Jack Hurn became unwell with “castatrophic” blood clots eight days after receiving the AstraZeneca vaccine despite having been reassured by staff that it would be safe for him
A 26-year-old graduate died from a rare AstraZeneca Covid vaccine complication after being given out-of-date information about the risk of blood clots, Birmingham Coroner’s Court heard.
Jack Hurn, originally from Devon but living in Redditch, Worcestershire at the time, lost his life in June 2021 less than two weeks after receiving the jab.
A week-long inquest was told that a GP informed Mr Hurn the risk of a blood clot on the brain for his age group was one in 250,000 – at a time when the most recent NHS guidance estimated it to be one in 50,000.
The inquest heard the Coventry University automotive design graduate later went ahead with his first dose of the AstraZeneca vaccine on May 29, after Dudley’s Revival Fires vaccination hub informed him they had no stock of the Pfizer equivalent.
Mr Hurn subsequently became unwell eight days after the jab and died in Birmingham Queen Elizabeth hospital on June 11, despite undergoing emergency surgery. Doctors allegedly described him as having “catastrophic” blood clots on his brain.
NHS guidance at the time stated patients aged under 40 should be offered an alternative to the AstraZeneca vaccine, although they could decide on “an informed choice” to receive it.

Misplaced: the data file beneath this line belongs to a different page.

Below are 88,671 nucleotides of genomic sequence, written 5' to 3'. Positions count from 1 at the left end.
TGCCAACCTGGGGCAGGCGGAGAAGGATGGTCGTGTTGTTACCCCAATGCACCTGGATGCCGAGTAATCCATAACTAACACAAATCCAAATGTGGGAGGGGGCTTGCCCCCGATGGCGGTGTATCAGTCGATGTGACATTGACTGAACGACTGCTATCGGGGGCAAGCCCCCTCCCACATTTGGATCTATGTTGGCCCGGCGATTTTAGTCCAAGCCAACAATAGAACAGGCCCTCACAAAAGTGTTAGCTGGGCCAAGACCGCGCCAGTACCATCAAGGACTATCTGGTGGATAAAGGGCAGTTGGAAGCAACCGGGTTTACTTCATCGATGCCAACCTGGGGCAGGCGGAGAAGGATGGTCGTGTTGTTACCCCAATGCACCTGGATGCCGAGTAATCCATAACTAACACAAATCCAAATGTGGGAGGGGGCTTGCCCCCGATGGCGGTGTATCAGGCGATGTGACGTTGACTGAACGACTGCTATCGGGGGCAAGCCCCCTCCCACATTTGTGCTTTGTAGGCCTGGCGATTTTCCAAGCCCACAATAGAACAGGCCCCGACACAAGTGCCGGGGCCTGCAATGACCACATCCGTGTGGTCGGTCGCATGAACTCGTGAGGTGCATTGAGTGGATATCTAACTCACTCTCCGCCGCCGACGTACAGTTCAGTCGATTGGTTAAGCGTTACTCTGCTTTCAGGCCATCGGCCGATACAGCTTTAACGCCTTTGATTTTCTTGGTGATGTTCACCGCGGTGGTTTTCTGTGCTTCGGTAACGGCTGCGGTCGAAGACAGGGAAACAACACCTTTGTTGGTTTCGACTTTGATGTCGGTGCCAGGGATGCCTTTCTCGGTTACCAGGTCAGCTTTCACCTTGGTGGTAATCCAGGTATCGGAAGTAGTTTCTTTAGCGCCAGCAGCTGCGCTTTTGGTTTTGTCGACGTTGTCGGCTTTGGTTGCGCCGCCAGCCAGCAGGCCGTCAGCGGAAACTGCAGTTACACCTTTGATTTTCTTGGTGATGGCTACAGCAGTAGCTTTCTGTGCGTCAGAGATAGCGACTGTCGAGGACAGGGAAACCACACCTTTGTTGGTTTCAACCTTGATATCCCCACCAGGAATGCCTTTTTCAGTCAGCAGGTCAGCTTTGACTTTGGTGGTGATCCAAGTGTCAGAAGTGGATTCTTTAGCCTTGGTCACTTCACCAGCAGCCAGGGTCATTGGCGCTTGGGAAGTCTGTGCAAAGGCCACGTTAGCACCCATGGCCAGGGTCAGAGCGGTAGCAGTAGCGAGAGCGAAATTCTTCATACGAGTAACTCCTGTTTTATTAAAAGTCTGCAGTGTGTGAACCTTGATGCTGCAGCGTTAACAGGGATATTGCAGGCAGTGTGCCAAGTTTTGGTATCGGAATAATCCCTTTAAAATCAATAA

Recording a narrative verdict on Friday, Birmingham area coroner Emma Brown said: “It is agreed that Jack was told the risk was one in 250,000.
“There can be no doubt that he took that on board.
“At that time the Joint Committee in Vaccines and Immunisation had advised that it was preferable that adults under 40 without underlying conditions be offered an alternative to the AstraZeneca Covid-19 vaccine.
“But people could make an informed choice to receive the AstraZeneca vaccine for earlier protection.
She added: “Jack was not given all of the information to make an informed choice.
“In particular the risk of complications for his age group was understated.”
Prior to the inquest, lawyer Michael Portman-Hann said the family hoped it would help answer some of the questions they had around Jack’s death.
At the time Mr Portman-Hann said: “Jack, a first class honours graduate of Coventry University, had recently bought his first home with his partner, Alex Jones, who also received her vaccine at the same time. She only found out after his death that he was planning to propose that summer.
“Jack’s parents, Tracey and Peter, his sister, Abby, Alex and both their families are completely devastated and are still trying to come to terms with what happened. Jack and Alex asked staff at the vaccine clinic about the Pfizer alternative as they were aware of concerns around the use of Astra Zeneca for younger people.
“Alex and Jack were reassured by the staff at the centre that the vaccine was safe, and with no Pfizer doses available that day, they felt encouraged by vaccine staff to go ahead with what was on offer.”